A back-of-the-envelope "economic analysis" of why you should go to the K-State Game
By now you've heard that they are practically giving you the keys to the stadium to go to the Tuesday night game against K-State. Well, they're giving away about $100,000. The question remains, though, is it worth it? Here's a (very) quick look at why you should check out tomorrow night's game. For the more rigorous statisticians out there here are some assumptions I'm making: 1) you get a new draw at winning a prize every time one is handed out. 2) 10,000 students will be in attendance and eligible for a prize 3) I'm not treating hot dogs as a prize. I don't care how hungry of a student you are that's not what is prying you away from the new Torchy's and to the game.
On to the fun stuff, here is what you can expect to win if you go to the game: $6.52.
Here's how I calculated that: Assume you have a 1 in 10,000 chance at winning each prize. Thus, you have a 1/10,000 probability of winning, say, the big prize of $10,000. Multiply that out and you can "expect to win" $1. Or in other words, you would be indifferent about spending a dollar to go to the game if you have a 1/10,000 chance at $10,000 (expected cost = expected benefit). Using this type of logic you can add the expected payoff from each prize and voila you arrive at $6.52.
So, for you to be indifferent between going to the game and pretending to do homework while you watch a livestream of the action it has to be that it costs $6.52 to attend. Here's the kicker, the athletic fee is currently $75 for a semester. Assuming you average the fee across all of the sporting events you go to then you need to attend 11 and a half games for it to be worth your money. So, if you've already been to a few of games then you are well on your way to making this game pay for itself. If not, then make sure to attend this game and a few soccer, tennis, or baseball games. Either way, have a great time breaking a student record. Wreck'em.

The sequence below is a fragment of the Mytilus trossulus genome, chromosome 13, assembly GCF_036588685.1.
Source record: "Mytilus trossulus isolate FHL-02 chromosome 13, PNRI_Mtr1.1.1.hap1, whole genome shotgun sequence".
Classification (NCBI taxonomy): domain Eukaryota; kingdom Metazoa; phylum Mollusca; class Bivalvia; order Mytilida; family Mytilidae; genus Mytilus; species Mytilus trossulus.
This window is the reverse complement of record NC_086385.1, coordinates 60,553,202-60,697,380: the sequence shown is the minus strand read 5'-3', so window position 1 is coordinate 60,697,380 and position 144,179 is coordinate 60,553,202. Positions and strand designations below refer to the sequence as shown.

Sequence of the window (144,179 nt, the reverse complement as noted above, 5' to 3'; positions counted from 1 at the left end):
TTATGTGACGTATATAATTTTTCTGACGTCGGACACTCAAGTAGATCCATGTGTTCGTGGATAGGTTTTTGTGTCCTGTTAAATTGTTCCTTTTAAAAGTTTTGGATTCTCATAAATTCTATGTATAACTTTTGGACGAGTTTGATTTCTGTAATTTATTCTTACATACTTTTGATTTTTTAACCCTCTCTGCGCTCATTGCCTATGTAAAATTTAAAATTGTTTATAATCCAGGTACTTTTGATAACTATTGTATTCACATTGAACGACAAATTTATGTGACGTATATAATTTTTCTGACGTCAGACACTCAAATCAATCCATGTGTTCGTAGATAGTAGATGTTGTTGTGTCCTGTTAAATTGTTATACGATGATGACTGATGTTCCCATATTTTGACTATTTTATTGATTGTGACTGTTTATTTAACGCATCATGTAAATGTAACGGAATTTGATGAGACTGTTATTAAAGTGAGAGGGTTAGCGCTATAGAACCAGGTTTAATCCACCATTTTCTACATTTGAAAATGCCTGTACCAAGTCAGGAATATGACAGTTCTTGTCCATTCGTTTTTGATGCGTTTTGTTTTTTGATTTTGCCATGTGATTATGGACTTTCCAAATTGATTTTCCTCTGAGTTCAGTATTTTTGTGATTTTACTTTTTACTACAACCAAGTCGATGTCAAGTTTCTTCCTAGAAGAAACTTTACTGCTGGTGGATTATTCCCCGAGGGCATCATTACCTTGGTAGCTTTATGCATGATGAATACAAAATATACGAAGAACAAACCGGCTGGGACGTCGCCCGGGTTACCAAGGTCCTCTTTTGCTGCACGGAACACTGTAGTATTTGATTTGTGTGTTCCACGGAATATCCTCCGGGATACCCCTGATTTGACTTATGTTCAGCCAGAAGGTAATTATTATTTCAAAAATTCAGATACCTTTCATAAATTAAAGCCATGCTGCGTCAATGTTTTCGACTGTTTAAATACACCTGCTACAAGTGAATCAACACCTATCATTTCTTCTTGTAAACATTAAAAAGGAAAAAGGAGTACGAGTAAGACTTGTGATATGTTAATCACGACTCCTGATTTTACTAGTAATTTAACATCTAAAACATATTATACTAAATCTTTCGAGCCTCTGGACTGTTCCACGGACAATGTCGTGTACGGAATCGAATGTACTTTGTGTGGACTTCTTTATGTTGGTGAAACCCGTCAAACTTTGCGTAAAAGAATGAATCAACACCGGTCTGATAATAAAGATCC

P.S. my prediction TTU - 67, K-State - 59
Actually, it's game theory about pizza. In this article from the NY Times the story of three pizza sellers in New York is told. This type strategic business behavior, or game, is known as a Bertrand pricing game. The basic gist is this; each player's dominant strategy is to be the low cost pizza provider. So, as you would assume, the lowest price possible prevails. This is great for us consumers, but what about the producers? What is happening to consumer and producer surplus as the Bertand game plays out? Do you think it is fair for the pizza sellers to keep slashing their prices? What if this was Dominos vs. a local pizza seller, would you still think it was fair?
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